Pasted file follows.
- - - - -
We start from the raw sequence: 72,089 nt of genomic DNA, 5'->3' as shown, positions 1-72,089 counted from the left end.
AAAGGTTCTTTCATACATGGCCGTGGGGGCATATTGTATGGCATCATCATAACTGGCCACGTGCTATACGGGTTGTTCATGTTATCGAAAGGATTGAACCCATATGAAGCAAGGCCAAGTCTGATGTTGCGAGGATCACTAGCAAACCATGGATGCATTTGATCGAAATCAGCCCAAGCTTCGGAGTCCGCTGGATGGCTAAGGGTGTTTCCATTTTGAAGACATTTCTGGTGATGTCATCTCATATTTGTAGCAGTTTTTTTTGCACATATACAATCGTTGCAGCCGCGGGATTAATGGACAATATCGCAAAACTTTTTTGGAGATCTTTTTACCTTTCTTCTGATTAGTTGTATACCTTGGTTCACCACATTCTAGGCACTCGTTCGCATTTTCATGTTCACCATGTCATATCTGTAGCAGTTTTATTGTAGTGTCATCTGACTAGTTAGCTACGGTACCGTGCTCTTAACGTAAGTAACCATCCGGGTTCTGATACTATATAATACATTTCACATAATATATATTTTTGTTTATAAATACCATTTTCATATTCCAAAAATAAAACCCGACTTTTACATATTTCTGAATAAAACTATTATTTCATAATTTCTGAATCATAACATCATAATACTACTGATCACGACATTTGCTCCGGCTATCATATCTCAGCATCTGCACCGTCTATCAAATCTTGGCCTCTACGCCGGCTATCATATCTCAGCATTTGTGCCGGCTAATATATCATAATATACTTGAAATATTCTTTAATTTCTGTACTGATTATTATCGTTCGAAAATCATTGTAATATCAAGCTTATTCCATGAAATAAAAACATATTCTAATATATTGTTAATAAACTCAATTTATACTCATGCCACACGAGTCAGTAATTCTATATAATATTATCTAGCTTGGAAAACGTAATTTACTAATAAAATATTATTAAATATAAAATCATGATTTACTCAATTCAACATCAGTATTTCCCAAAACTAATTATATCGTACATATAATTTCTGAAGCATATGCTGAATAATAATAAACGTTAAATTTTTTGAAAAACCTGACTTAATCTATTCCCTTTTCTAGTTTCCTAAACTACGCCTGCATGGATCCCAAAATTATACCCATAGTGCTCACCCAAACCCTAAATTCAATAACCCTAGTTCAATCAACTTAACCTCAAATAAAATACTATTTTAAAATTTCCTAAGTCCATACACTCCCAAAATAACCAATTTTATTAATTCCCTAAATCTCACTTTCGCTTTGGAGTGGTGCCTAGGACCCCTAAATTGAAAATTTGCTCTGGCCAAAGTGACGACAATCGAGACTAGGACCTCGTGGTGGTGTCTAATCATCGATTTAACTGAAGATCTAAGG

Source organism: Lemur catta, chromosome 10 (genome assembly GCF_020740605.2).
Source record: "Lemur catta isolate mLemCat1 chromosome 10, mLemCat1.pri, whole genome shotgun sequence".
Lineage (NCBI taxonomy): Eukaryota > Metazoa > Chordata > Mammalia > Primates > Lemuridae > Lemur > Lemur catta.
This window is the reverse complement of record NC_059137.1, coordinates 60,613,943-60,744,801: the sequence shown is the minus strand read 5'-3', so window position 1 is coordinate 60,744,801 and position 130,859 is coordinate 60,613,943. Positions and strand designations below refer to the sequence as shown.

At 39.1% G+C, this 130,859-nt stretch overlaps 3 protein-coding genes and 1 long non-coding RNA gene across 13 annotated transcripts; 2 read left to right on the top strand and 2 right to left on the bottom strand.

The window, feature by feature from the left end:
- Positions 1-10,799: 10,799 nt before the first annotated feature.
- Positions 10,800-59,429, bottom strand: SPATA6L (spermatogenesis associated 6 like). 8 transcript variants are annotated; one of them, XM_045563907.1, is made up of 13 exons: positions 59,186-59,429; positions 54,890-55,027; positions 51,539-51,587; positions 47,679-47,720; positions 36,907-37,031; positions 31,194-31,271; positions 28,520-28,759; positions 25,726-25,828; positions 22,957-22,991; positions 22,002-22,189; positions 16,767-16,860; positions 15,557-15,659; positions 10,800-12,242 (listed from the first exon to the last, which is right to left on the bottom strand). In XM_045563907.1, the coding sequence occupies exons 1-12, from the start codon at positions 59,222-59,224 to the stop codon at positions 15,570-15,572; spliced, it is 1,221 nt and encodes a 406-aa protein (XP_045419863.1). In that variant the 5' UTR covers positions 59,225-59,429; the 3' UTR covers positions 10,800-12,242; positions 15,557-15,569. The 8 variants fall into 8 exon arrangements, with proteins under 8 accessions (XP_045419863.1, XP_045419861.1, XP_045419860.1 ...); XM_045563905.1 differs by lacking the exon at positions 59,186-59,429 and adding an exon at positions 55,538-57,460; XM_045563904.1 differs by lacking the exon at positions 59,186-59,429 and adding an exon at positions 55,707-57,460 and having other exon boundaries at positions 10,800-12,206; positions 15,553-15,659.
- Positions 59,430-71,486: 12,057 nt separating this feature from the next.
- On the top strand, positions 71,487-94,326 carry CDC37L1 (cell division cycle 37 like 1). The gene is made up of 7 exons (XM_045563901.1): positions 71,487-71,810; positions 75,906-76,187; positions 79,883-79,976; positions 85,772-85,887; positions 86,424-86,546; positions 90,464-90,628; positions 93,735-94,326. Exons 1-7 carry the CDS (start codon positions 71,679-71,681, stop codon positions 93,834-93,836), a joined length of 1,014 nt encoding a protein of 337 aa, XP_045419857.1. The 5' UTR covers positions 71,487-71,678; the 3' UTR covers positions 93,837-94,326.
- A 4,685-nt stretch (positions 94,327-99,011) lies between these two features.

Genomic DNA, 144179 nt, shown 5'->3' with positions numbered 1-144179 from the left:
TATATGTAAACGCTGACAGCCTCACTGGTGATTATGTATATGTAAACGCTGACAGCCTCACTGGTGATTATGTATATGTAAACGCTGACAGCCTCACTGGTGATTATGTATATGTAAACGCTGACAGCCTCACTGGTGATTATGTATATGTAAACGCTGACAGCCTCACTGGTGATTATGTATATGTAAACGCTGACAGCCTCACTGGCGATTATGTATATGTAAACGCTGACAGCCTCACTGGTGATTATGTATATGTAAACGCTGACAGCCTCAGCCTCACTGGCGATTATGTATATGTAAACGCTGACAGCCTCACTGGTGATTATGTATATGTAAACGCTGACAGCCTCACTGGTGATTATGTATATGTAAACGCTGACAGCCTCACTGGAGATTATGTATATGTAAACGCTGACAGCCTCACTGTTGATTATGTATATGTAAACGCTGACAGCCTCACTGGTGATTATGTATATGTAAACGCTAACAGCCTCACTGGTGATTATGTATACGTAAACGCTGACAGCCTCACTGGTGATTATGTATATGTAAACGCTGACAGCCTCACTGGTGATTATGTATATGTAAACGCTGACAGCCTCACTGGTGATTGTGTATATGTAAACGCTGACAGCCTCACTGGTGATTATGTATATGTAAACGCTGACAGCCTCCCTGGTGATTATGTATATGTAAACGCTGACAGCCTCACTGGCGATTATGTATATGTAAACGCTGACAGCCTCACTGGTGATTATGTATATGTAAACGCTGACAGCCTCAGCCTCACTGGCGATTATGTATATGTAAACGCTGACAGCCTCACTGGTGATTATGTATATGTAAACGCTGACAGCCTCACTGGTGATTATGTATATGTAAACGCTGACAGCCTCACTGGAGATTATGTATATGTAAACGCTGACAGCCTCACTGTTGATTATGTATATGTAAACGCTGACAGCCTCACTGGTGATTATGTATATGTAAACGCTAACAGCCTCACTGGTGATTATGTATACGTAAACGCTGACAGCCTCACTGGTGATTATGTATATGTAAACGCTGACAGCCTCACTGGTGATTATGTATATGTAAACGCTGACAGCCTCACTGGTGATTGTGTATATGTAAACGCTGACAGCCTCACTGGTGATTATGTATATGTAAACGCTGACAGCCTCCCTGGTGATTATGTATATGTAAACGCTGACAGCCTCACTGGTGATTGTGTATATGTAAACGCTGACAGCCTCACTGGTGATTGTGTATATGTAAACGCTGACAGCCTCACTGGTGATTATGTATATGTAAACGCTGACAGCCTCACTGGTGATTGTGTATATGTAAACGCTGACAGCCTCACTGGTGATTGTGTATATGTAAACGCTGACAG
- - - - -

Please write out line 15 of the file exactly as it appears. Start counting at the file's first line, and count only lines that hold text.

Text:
TATATGTAAACGCTGACAGCCTCACTGGTGATTATGTATATGTAAACGCTGACAGCCTCACTGGTGATTATGTATATGTAAACGCTGACAGCCTCACTGGTGATTATGTATATGTAAACGCTGACAGCCTCACTGGTGATTATGTATATGTAAACGCTGACAGCCTCACTGGTGATTATGTATATGTAAACGCTGACAGCCTCACTGGCGATTATGTATATGTAAACGCTGACAGCCTCACTGGTGATTATGTATATGTAAACGCTGACAGCCTCAGCCTCACTGGCGATTATGTATATGTAAACGCTGACAGCCTCACTGGTGATTATGTATATGTAAACGCTGACAGCCTCACTGGTGATTATGTATATGTAAACGCTGACAGCCTCACTGGAGATTATGTATATGTAAACGCTGACAGCCTCACTGTTGATTATGTATATGTAAACGCTGACAGCCTCACTGGTGATTATGTATATGTAAACGCTAACAGCCTCACTGGTGATTATGTATACGTAAACGCTGACAGCCTCACTGGTGATTATGTATATGTAAACGCTGACAGCCTCACTGGTGATTATGTATATGTAAACGCTGACAGCCTCACTGGTGATTGTGTATATGTAAACGCTGACAGCCTCACTGGTGATTATGTATATGTAAACGCTGACAGCCTCCCTGGTGATTATGTATATGTAAACGCTGACAGCCTCACTGGCGATTATGTATATGTAAACGCTGACAGCCTCACTGGTGATTATGTATATGTAAACGCTGACAGCCTCAGCCTCACTGGCGATTATGTATATGTAAACGCTGACAGCCTCACTGGTGATTATGTATATGTAAACGCTGACAGCCTCACTGGTGATTATGTATATGTAAACGCTGACAGCCTCACTGGAGATTATGTATATGTAAACGCTGACAGCCTCACTGTTGATTATGTATATGTAAACGCTGACAGCCTCACTGGTGATTATGTATATGTAAACGCTAACAGCCTCACTGGTGATTATGTATACGTAAACGCTGACAGCCTCACTGGTGATTATGTATATGTAAACGCTGACAGCCTCACTGGTGATTATGTATATGTAAACGCTGACAGCCTCACTGGTGATTGTGTATATGTAAACGCTGACAGCCTCACTGGTGATTATGTATATGTAAACGCTGACAGCCTCCCTGGTGATTATGTATATGTAAACGCTGACAGCCTCACTGGTGATTGTGTATATGTAAACGCTGACAGCCTCACTGGTGATTGTGTATATGTAAACGCTGACAGCCTCACTGGTGATTATGTATATGTAAACGCTGACAGCCTCACTGGTGATTGTGTATATGTAAACGCTGACAGCCTCACTGGTGATTGTGTATATGTAAACGCTGACAG